The communitarian public-ness of vowing in marriage, or customary holding of land, became a hard copy writ with huge impacts upon lay literacy. The relations of perception and imagination were altered and created a superficial confusion of 'appearing signs' with reality. This confusion of virtual mappings has continued to expand and we now see charts, graphs and statistical probabilities as actualities. The productive role of imagination is to form metaphoric images of the invisible and not get misled by taking abstractive theoretical frames as 'real'. We lose the ability to read the "flesh of the world" and instead orient our attention to virtualities.

Certifications of individual "identity" became a new social expectation that overcame local customary practices. These new symbolizations of the 'individual' provided a new metaphor of the inner conscience-as-text that could be read by authoritative priests, inquisitors and of course God and the devil.

Institutionalization of these expectations into juridical processes empowered the monopolies of the Papal Church, and the emerging City and Nation-States, in ways that made the local associations incapable of providing what the new individual needed. The new 'needy individual' empowered these radical monopolies against communal-vernacular associations and experienced scarcities that communities cannot provide.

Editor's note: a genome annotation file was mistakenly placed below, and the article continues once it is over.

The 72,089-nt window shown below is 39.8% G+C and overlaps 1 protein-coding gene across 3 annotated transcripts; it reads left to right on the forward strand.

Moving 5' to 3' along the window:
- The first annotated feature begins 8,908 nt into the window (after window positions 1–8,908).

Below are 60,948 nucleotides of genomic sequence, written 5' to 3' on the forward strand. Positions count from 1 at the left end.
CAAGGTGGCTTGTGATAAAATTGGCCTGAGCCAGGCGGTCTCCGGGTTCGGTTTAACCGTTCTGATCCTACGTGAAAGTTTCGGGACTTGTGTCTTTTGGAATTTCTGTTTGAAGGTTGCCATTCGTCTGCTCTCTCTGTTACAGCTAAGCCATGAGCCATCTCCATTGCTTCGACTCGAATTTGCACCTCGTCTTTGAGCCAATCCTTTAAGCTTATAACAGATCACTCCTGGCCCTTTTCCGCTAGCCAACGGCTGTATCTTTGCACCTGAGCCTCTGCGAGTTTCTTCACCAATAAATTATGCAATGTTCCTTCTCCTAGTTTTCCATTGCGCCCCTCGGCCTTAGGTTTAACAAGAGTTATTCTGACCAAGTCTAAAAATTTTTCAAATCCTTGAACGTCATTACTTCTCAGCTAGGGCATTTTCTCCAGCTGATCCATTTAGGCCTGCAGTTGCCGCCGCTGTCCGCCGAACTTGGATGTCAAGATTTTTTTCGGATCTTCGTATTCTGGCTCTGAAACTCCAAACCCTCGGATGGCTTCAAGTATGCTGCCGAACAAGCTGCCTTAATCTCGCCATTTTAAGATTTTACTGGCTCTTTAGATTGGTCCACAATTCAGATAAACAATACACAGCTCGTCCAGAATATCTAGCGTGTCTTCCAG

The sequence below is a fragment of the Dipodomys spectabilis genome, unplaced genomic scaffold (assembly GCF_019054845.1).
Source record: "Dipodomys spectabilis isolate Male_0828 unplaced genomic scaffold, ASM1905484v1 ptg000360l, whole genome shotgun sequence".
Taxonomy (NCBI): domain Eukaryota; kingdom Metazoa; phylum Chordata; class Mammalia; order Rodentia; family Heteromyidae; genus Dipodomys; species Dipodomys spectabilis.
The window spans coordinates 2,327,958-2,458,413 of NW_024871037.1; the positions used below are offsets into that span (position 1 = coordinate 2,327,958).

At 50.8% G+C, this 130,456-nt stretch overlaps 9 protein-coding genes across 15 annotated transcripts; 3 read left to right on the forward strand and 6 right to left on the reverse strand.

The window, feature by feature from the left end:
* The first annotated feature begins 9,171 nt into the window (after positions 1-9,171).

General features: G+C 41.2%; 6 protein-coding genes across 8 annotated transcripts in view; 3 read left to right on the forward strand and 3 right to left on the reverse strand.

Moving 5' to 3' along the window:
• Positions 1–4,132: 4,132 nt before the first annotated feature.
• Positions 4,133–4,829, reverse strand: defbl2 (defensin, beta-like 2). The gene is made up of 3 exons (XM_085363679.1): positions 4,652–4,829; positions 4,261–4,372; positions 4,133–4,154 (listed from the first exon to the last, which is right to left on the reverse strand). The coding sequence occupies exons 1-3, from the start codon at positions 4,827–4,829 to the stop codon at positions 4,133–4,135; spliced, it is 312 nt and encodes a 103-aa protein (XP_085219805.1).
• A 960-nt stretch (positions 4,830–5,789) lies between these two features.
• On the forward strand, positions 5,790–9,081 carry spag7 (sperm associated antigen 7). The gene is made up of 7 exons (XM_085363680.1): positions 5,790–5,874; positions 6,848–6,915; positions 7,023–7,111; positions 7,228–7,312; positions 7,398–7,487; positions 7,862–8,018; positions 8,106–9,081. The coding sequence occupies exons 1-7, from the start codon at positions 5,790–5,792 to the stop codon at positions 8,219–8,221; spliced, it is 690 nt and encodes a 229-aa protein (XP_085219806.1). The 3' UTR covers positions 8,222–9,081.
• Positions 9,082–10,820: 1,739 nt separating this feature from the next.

Illich's notion of the 'vernacular domain' is where the political and the economic are not disembedded from the cultural. He uses the notion in a generic way to refer to what is lost and colonized by institutional radical monopolies (such as the hospital based medical system, or modern schooling).

How is this view different from other state-oriented political thinking?

Illich claims that 'today in addition to 'who gets what' and the form of technology used, there are two areas of vernacular social choice; one would be public choices oriented to the subsistence use of common environments that would protect local livelihoods. The second is the selection of forms of community or regional intermediary structures that protect the local and foster common sense forms of self-reliance. Such choices have been exercised since time immemorial.

Now, however, globalizing 'development' imperatives emphasize means-end logics of economic growth or efficiency planning.  Vernacular choices are viewed as quaint and not "productive" in the computation of national aggregate measures. Indeed vernacular choices are always context specific and take forms that can not be generalized. Where put into practice they are local inversions of 'development' that replace consumer goods by personal action, or industrial monopolies by convivial tools.

Contrary to those who claim Illich is a reactionary these visions do not mean a return to the past. As Illich says: "I do not oppose growth-oriented societies to others in which traditional subsistence is structured by immemorial cultural transmissions of patterns. Such a choice does not exist. Aspirations of this kind would be sentimental and destructive." Reducing Illich to bi-polar thinking misses the point – spiritual practice is the focus.

Living within, and being aware, of limits is the point. Creative forms of intermediary structures converge with current alternative strategies of 'going local', and 'cosmopolitan localism'. These strategies project how vernacular limits are needed to maintain local ecologies, sustain cultural diversities and enable livelihoods. These socio-economic logics of limits are different from the logics of growth-oriented 'sustainable development''. In fact all contemporary anti-globalization movements emphasize non-violent limits, so as to ensure decentralizing and subsidiarity.